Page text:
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Opinion | Don’t blame the kids for the racism they’re taught

What could have possessed those Hoover school kids to talk in such an awful way?

I couldn’t possibly guess, but there they were on the video uploaded to social media over the weekend. A bunch of white high school kids from Hoover’s Spain Park High, sitting around drinking and discussing — in something less than scholarly terms — the state of race relations in America.

They wanted “the niggers gone.” They wanted “the niggers in concentration camps.” They thought “the Jews are fine because they’re white.” They wanted to get rid of all the Democrats. And they thought that blacks were only good for “football and rap (music).” (And no, I didn’t censor their awful, racist language, because doing so takes some of the ugly out of it.)

By Monday morning, the white guilt had set in.

That’s the guilt that hits racists the day after their true thoughts and feelings have been laid bare in public. At that point, when things start getting hot, they’re suddenly sorry “if my words offended you,” and they want you to know that whatever you saw on the video/heard on the recording/read in the leaked messages was in no way indicative of the person they really are.

White guilt is usually accompanied by white surprise.

That is, of course, the white acquaintances of the person experiencing white guilt who are simply shocked by the words/actions/text messages/video/social media post that led to the white guilt.

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In Hoover, the surprise fell to the city leaders, superintendent and parents.

All of them were just baffled by the racism displayed by their children. Why, if they had, like Clark Griswold, woke up tomorrow with their heads sewn to the carpet, they simply couldn’t be more surprised.

There is no excuse for hate speech; or hate for that matter. This does not represent our city,” said Derrick Murphy, a councilman in a city that just went through several weeks of protests over the cop shooting of a black man — protests made worse by the city’s insistence on backing the cop at every turn and blaming the black man for his own death.

Murphy’s comments were to, which also quoted Hoover superintendent Kathy Murphy on the situation.

“We are exceptionally sad and disappointed that this would either be the attitude of some of our young people or whatever would prompt them to have such conversations,” said Murphy, superintendent of a school system that just a few years ago attempted to end bus service in an effort to limit minority enrollment.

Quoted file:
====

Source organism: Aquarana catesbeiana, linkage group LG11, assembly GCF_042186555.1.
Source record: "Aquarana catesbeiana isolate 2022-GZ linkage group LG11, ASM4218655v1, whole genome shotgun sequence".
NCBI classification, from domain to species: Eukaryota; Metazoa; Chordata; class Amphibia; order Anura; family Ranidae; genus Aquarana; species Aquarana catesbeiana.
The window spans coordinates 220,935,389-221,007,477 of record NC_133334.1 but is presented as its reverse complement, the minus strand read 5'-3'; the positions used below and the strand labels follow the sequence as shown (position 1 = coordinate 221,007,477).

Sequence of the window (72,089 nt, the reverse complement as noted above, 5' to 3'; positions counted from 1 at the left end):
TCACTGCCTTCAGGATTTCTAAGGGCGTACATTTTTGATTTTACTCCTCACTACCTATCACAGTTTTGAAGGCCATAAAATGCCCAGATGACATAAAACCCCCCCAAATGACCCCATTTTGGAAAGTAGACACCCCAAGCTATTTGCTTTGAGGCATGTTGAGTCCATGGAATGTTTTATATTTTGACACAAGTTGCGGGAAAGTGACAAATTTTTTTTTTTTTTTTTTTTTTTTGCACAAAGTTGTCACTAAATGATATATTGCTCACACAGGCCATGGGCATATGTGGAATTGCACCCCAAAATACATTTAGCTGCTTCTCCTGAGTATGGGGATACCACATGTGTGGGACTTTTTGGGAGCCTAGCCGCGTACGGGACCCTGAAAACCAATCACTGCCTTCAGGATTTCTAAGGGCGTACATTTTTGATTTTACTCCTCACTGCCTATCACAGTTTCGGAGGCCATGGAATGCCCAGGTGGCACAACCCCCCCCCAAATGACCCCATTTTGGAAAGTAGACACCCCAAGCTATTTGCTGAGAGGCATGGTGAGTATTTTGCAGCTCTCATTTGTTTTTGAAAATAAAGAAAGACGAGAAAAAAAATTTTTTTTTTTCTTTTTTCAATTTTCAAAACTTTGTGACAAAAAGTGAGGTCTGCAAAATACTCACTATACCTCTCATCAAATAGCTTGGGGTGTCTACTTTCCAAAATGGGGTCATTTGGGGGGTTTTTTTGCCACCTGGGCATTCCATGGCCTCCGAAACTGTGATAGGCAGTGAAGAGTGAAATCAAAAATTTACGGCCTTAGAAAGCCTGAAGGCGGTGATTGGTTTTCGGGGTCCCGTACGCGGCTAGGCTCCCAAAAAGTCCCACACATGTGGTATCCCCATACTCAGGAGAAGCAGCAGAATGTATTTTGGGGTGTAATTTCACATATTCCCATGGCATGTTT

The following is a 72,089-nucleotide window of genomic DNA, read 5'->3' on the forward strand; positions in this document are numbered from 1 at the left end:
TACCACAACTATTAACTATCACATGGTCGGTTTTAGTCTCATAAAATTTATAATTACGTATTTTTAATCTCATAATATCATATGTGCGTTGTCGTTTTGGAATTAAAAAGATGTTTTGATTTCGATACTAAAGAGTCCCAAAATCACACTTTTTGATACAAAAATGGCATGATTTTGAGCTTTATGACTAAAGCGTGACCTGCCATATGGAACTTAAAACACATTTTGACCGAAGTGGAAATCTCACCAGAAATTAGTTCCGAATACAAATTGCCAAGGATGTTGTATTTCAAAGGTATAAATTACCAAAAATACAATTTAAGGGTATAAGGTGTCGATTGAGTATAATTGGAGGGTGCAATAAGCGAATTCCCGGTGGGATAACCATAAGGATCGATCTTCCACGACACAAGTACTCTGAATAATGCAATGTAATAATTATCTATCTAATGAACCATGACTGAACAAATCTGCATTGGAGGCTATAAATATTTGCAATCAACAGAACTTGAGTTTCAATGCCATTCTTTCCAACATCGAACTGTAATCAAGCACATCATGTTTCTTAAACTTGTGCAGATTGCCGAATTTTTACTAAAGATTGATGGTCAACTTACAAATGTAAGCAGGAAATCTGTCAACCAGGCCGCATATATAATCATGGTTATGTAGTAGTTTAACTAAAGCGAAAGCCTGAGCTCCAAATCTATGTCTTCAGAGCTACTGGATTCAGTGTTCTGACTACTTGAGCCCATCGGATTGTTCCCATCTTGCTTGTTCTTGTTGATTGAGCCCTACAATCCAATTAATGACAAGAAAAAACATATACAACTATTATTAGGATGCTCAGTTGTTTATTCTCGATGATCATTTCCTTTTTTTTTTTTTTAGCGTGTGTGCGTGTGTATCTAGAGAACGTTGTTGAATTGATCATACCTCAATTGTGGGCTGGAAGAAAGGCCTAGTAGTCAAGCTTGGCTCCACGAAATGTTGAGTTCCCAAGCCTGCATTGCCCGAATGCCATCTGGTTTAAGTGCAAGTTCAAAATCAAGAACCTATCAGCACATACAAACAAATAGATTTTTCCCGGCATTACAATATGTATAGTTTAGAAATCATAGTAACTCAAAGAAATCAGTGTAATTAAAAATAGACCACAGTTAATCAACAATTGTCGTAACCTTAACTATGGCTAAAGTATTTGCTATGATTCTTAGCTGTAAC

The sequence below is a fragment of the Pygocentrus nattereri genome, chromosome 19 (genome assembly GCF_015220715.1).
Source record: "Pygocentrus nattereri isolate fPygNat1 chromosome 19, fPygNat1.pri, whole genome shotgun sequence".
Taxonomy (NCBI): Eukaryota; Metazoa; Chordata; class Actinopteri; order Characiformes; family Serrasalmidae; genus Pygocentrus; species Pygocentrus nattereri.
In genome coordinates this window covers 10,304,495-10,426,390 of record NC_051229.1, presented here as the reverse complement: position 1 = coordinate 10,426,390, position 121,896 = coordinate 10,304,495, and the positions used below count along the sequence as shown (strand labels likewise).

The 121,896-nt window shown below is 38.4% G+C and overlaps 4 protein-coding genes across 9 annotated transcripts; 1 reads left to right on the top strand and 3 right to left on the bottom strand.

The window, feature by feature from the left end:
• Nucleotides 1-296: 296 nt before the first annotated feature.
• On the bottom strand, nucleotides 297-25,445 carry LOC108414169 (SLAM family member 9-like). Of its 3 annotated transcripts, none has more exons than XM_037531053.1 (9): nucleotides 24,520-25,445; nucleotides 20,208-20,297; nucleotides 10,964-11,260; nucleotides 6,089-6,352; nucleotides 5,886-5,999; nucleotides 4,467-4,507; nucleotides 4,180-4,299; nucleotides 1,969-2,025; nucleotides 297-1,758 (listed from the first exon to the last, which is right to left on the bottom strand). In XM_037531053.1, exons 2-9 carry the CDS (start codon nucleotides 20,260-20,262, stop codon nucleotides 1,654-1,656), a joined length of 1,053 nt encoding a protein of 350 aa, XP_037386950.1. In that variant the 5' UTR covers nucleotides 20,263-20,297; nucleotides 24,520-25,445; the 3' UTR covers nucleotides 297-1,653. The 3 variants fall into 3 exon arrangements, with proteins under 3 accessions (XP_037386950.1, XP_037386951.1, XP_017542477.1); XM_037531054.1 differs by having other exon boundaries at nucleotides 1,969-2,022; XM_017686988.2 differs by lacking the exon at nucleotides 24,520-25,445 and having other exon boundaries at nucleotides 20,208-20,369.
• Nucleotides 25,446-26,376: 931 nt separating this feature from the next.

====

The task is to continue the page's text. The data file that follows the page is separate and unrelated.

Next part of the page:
Hoover, in recent years, has also been accused of toying with zoning regulations to limit minority residency. It has been accused of mistreating and improperly stopping black and Hispanic motorists. 

So, yeah, I just can’t put my finger on why these kids might have such conversations. I mean, you raise kids in a suburb that takes great strides to limit minority property ownership and/or property rental in the local school district, thus assuring your children are raised in predominantly white schools and white neighborhoods and worship in white churches and play in predominantly white sports leagues, and somehow they turn out to say really, really racist things.

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Kids! What are you gonna do, amirite?

Spare me the phony shock.

The only thing surprising about these kids saying this racist nonsense on video is that one of them allowed the video to leak.

Suburbs such as Hoover exist, in part, because racists ran the day the first black person bought a house in their neighborhood. You could find this language being used in Hoover-like suburbs all over Alabama.

And why wouldn’t you?  

Racism is nurtured into you. It’s taught, like manners and multiplication tables. It seeps into kids’ brains from watching and listening to adults, as they rant and rave and spew ignorance and hate. And when there’s zero counter-balance — not even the token black friend hanging around to at least cause people to whisper their slurs — that ignorance and hate only grows in the new hosts. 

The problem in Hoover and other areas isn’t the kids and their idiotic videos. It’s the adults who have raised them, who have taught them such awful things about other humans. Who have taught them to judge others based on, of all the dumb things, skin color.

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Turns out, the kids are listening to what we’re saying. And they’re repeating it.

But kids have this weird way of expressing ideas and opinions that strips away nuance and the phony coatings adults put on racist ideas and insults to make them more palatable. Kids’ words are cutting and raw. 

That’s what you heard on that video. Those weren’t original ideas. They were the lessons learned from listening to adults at home, at school, at church, at the baseball field, at family get-togethers. They were Fox News and Alabama politicians. They were decades of sly presentations of racism. 

Yes, Hoover, what you heard on that video wasn’t a bunch of wayward kids.

It was you.


Josh Moon is an investigative reporter and featured columnist at the Alabama Political Reporter with years of political reporting experience in Alabama. You can email him at [email protected] or follow him on Twitter.

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